Confused.com head of PR and content explains to new media age about how financial services can use social media to convey personality and have fun.
Financial services company Confused.com has spent the last year experimenting with its social media strategy. In the future it’s challenges will instead be around integration and scale.
Head of PR and content Sharon Flaherty, who runs the social media strategy for the brand, shared some of the brands leanings with new media age.
What have been the key social media activities for you over the past few months?
We’ve tried a few things in social this year and my mantra has been all about throwing ourselves into the thick of it. We’ve been trying out different social platforms; different approaches and seeing what we like and what works. Some of the campaigns we’ve done include launching a house of horrors app on Facebook, a Pinterest competition about driving in heels, our 5 second challenge where we were the first brand to use YouTube Slam and our zombie attack and personalised birthday messages have gone down extremely well. But my recent most favourite social media campaign is our burglar experiment where competition winners were ’legal’ burglars for the day, which threw up some interesting video footage.
How important is social media to you as a brand?
It’s important. We all know how crucial content is in supporting and boosting SEO, but it’s not just about that. It’s also about engaging with online communities that you may not have crossed paths with before. It’s about making these communities aware of your brand and hopefully, liking your brand. That’s the beauty of social. By being sociable you become part of a conversation you previously would not have had permission to join. At the same time, you also get to reveal a little bit about the personality of the brand and get to be really creative.
How has that changed?
How we use social media at Confused.com has changed a lot in the last few months. Rather than just having a presence in Twitter, Facebook and YouTube we’ve began trying out various social networks to see which gives us traffic, which gives us engagement and cherry picking what works for us. We’re also becoming more daring with the social campaigns we’re doing, and that is a step-change. We’re now really beginning to show the Confused.com personality through our social activities and we’re revealing more of our sense of fun and humour as a brand.
As a finance brand is it difficult to operate in the social space?
Touch wood, I haven’t yet found it too difficult playing in the social space as a financial services company. Yes, there are some restrictions around promotions from the Financial Services Authority, and we have compliance to think about, but there’s still plenty of scope for innovation and creativity.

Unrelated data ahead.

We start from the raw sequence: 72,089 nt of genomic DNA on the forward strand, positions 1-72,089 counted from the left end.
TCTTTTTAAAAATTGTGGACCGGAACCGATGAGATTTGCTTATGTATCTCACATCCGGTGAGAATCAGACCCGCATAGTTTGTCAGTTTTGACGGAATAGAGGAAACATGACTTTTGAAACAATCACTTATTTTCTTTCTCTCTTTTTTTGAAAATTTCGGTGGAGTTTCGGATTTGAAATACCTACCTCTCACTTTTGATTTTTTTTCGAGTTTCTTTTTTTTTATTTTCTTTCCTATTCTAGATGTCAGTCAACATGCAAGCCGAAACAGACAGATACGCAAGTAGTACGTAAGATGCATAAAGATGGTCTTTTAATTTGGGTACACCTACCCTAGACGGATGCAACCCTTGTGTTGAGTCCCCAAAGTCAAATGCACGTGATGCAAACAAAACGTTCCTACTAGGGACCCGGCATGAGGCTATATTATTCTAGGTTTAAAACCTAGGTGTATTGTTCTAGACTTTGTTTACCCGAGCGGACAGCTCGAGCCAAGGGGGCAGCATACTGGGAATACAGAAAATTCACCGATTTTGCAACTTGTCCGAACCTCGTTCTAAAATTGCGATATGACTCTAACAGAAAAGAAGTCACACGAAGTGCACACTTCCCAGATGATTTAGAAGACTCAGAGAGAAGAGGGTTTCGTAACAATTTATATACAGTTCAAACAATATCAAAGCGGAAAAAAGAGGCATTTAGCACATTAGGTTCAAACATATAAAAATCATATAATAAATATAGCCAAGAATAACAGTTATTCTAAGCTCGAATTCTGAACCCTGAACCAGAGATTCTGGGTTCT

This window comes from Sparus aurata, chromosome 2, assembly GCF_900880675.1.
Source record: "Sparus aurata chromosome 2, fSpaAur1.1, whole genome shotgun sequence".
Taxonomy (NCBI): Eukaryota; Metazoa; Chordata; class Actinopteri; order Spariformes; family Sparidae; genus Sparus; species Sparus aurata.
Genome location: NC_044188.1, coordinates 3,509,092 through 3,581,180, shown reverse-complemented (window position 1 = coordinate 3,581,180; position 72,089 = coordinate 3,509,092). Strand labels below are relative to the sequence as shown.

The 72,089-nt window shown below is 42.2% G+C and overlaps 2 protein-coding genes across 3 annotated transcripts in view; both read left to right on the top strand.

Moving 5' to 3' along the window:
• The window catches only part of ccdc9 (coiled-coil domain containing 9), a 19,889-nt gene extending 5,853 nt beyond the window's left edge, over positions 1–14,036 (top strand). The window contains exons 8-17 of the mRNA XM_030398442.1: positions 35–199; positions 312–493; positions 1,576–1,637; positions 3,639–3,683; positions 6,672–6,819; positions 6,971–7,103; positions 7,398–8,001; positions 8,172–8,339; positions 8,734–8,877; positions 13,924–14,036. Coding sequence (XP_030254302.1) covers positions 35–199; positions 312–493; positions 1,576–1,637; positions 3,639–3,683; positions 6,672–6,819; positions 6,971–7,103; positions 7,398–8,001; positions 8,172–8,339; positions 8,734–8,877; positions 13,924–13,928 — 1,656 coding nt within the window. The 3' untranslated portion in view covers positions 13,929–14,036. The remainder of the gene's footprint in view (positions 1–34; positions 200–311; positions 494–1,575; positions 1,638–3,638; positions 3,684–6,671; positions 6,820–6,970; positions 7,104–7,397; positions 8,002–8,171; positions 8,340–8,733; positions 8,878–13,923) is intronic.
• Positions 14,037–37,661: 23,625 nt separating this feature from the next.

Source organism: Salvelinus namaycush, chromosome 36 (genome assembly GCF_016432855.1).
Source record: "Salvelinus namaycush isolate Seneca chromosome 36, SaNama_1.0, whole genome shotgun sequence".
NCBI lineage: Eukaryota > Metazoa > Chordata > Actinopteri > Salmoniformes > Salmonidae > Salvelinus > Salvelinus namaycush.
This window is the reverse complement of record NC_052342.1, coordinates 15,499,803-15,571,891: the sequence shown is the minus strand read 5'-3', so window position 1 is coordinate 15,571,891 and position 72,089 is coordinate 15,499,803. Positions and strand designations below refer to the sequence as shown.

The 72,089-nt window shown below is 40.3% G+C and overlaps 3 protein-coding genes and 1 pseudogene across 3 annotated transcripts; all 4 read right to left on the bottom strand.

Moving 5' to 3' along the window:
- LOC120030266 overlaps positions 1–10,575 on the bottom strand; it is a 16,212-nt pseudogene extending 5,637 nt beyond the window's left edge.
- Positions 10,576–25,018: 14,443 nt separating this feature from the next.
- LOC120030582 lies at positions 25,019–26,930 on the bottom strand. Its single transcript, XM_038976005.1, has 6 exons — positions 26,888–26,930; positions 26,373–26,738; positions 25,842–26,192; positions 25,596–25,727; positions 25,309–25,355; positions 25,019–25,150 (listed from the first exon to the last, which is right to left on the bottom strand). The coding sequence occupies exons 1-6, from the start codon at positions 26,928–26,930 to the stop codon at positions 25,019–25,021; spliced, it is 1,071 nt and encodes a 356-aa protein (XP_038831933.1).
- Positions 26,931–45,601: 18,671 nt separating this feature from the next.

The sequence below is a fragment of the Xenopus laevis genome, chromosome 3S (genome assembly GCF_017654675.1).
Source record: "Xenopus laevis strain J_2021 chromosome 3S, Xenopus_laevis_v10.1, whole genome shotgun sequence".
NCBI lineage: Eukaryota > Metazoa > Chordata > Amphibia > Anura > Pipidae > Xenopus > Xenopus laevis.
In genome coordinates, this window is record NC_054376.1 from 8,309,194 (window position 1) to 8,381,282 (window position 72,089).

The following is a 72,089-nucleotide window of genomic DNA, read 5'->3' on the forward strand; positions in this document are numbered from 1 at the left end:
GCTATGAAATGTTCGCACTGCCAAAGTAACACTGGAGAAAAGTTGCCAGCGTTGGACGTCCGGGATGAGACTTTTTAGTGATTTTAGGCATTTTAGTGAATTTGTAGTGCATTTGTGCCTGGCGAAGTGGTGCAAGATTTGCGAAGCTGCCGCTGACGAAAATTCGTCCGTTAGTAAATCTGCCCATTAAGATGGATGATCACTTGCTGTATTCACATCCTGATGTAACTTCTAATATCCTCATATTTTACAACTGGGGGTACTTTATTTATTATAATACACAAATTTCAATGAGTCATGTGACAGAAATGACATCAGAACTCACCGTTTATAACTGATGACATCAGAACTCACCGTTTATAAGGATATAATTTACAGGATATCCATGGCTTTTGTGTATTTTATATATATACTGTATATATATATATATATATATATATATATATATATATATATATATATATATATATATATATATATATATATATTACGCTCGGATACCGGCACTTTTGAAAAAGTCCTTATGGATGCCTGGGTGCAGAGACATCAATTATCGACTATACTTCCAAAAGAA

The notion that being a financial services company would make it difficult to play with social media is interesting, as on paper you can understand why people would think that to be the case. Essentially, a lot of people consider financial firms, particularly those involved with insurance, to be stuffy and boring. But that’s the beauty of social media. It allows us to take people by surprise and be sociable.
What are the main challenges and how do you overcome that?
I suppose one of the main challenges is wrestling with the fear that a social campaign could go wrong. What if something I thought was a really great idea actually isn’t and backfires? So in a sense, that’s a challenge.
But more importantly, the challenge for Confused.com is getting from where we are now with our social content to somewhere bigger and better. We’ve come so far, so quickly with our social campaigns but I want more. For example, what I really want for video is to move out of thousands of views and into the millions and that is going to be a challenge. I also want social integrated with above the line activity.
What are the trends or developments that you’ll be looking at over the next 6 months?
We have some interesting things in the pipeline and I’m looking forward to them coming to fruition. But what is really interesting is the appetite for content as a whole from consumers and how the desire to consume content continues to change and grow.
If you think about how many times a day you check your phone and consume content, no doubt it’s much more than ever before. It’s this increasing appetite that has led to the prominence of ‘the second screen’ and this is a huge opportunity for brands. If you think about trends we’ve seen recently with some brands pulling out of TV, it certainly suggests there are interesting times and changes ahead for the marketing industry. In a nutshell, social media is giving brands a fantastic opportunity to target and reach their desired audience.